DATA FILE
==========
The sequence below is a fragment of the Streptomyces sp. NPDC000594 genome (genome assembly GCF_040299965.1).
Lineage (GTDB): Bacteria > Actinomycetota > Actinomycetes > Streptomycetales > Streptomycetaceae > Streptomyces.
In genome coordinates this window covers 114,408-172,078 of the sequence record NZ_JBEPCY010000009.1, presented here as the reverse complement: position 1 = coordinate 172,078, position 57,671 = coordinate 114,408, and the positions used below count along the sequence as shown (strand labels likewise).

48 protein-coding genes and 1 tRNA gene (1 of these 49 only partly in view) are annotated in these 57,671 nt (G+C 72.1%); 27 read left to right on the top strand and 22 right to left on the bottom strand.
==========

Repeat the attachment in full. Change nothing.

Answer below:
The sequence below is a fragment of the Streptomyces sp. NPDC000594 genome (genome assembly GCF_040299965.1).
Lineage (GTDB): Bacteria > Actinomycetota > Actinomycetes > Streptomycetales > Streptomycetaceae > Streptomyces.
In genome coordinates this window covers 114,408-172,078 of the sequence record NZ_JBEPCY010000009.1, presented here as the reverse complement: position 1 = coordinate 172,078, position 57,671 = coordinate 114,408, and the positions used below count along the sequence as shown (strand labels likewise).

48 protein-coding genes and 1 tRNA gene (1 of these 49 only partly in view) are annotated in these 57,671 nt (G+C 72.1%); 27 read left to right on the top strand and 22 right to left on the bottom strand.